As a consequence, the pastors of St. Francis Seraph and St. John published an agreement in August which sets definite parish limits. The agreement specified that “each member of the two parishes must attach himself either to St. John or St. Francis congregation. Anyone can consider himself belonging to that parish in whose church he has a seating, no matter where he lives. Families that have no seatings in either of the churches belong to the parish in whose district they reside.”
Both parishes would maintain their own parish schools for both boys and girls, and parents were required to send their children to the school of the parish to which the parents belonged. St. Francis Seraph School, as a consequence of this arrangement, began serving both boys and girls from St. Francis Seraph Parish.
A New School Building
During the 18-year pastorate of Father Edmund Klein, St. Francis Seraph Parish celebrated its 50th anniversary in 1908 and witnessed a remarkable transformation. A new school, friary and a major renovation of the church would mark the term of the parish’s longest-serving pastor to date.
Much of his work remains visible today—a tribute to the remarkable friar who would spend most of his priestly ministry at Liberty and Vine, serving in province leadership as well as guardian of the friary and pastor of the parish. However, it was Father Edmund’s predecessor, an equally dynamic friar-preacher, Father Chrysostom Theobald, who would pave the way for the first major expansion through a new parish school.
For many years the school building had become too small for the needs of the parish. After the first St. Francis Gymnasium was built in 1867, the rooms and little hall in the school building formerly used by the seminary students were gradually absorbed by the growing number of school children.
During the 1890s, houses were purchased to provide classrooms for girls, but such makeshift solutions were not practical in the long run. The rooms had poor ventilation and too little protection against fire.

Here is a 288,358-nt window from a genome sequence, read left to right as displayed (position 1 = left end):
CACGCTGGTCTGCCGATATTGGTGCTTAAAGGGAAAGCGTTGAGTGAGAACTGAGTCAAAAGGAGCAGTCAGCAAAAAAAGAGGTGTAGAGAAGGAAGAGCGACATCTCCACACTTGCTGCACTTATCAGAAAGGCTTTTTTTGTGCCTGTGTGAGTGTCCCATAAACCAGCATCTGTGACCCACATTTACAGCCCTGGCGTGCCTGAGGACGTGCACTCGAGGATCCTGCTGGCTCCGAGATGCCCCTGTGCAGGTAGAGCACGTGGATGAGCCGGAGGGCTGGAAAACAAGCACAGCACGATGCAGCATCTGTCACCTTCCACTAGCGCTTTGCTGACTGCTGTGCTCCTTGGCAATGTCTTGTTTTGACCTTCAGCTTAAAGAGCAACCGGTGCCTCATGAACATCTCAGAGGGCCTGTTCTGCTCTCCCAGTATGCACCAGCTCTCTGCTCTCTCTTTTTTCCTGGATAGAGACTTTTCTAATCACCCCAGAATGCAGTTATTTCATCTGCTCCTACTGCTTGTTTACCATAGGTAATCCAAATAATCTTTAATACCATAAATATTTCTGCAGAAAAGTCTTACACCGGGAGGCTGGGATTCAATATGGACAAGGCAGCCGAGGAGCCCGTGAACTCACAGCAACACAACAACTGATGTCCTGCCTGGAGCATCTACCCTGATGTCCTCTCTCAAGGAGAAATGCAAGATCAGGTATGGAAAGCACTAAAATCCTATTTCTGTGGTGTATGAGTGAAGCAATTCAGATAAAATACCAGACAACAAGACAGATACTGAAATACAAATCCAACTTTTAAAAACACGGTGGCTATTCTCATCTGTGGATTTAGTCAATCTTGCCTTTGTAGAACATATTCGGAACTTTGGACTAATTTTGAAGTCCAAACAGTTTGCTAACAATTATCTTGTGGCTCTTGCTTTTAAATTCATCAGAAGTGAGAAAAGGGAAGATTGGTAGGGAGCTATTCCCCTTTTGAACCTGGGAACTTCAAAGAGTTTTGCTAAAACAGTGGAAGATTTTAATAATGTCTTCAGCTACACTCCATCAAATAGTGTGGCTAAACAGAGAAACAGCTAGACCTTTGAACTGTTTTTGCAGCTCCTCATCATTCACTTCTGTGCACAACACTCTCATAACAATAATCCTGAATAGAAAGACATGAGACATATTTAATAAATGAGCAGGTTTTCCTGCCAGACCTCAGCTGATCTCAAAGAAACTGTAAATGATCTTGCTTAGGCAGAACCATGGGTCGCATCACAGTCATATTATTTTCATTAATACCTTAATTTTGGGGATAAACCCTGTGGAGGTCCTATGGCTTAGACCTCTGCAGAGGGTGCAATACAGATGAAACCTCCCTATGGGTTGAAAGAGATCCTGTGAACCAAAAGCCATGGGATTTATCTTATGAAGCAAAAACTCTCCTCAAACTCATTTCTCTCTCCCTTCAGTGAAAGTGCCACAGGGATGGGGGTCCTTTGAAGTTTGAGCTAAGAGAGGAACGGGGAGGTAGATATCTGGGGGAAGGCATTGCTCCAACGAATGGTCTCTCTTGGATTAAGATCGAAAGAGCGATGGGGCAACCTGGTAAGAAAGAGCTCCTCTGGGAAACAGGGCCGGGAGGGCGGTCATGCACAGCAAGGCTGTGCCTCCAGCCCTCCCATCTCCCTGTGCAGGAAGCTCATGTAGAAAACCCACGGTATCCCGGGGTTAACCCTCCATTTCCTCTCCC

So, under the supervision of Father Chrysostom Theobald, a new building was planned to supplement the existing structure. Choosing the best location proved difficult: Should be built east or west of Vine Street? After long deliberation, it became clear that the only solution was to have the new building as close as possible to the old.
It took the entire ten-year pastorate of Father Chrysostom to obtain the necessary property, lacking only one piece, which fortunately was obtained shortly before the new school was begun. The parish spent $45,000 to acquire the land.
By 1906, a building fund was slowly accu¬mulating. The building committee chose Mr. Anthony Kunz as architect, and construction on the new school began on June 1st. It took almost two years to complete.
The three-story building fronts on Liberty Street and extends eighty feet down Moore Street. It is a fireproof construction of concrete, tan pressed brick, sandstone and steel. An imposing entrance on Liberty Street gives access to a large auditorium equipped with a stage and space for parish social activities. The school also originally contained living quarters for the sisters who taught in the school.
The building was dedicated on the afternoon of Easter Sunday, April 19, 1908. Archbishop Henry Moeller officiated and gave on address in English. Father Chrysostom Theobald, at that time provincial minister, gave an eloquent sermon in German. Prior to the school’s opening in the fall of 1908, it hosted the National Catholic Educational Association’s annual meeting in July.
After the new school was completed, the repurposing of the old building became the parish’s focus. The former school was thoroughly remodeled and adapted into a multi-purpose parish center. The first floor held meeting rooms for parish societies, a recreation room for the older Sodality members and a room for the St. Vincent de Paul Society. On the second floor there was a sewing room, another for choir practice and a classroom for boys. The large hall on the third floor was converted into a fully equipped gymnasium. Separate entrances were constructed for the gym and recreational rooms. The heating plant for both the new and old school building was located in the basement.
To break up the monotony of the front of the old structure, a small tower was erected in the middle, the lower part of which served as the main entrance to the building. In time, the former school building became known as the “Seraph Building.” It served the parish well for many years, until it was finally torn down in 1970.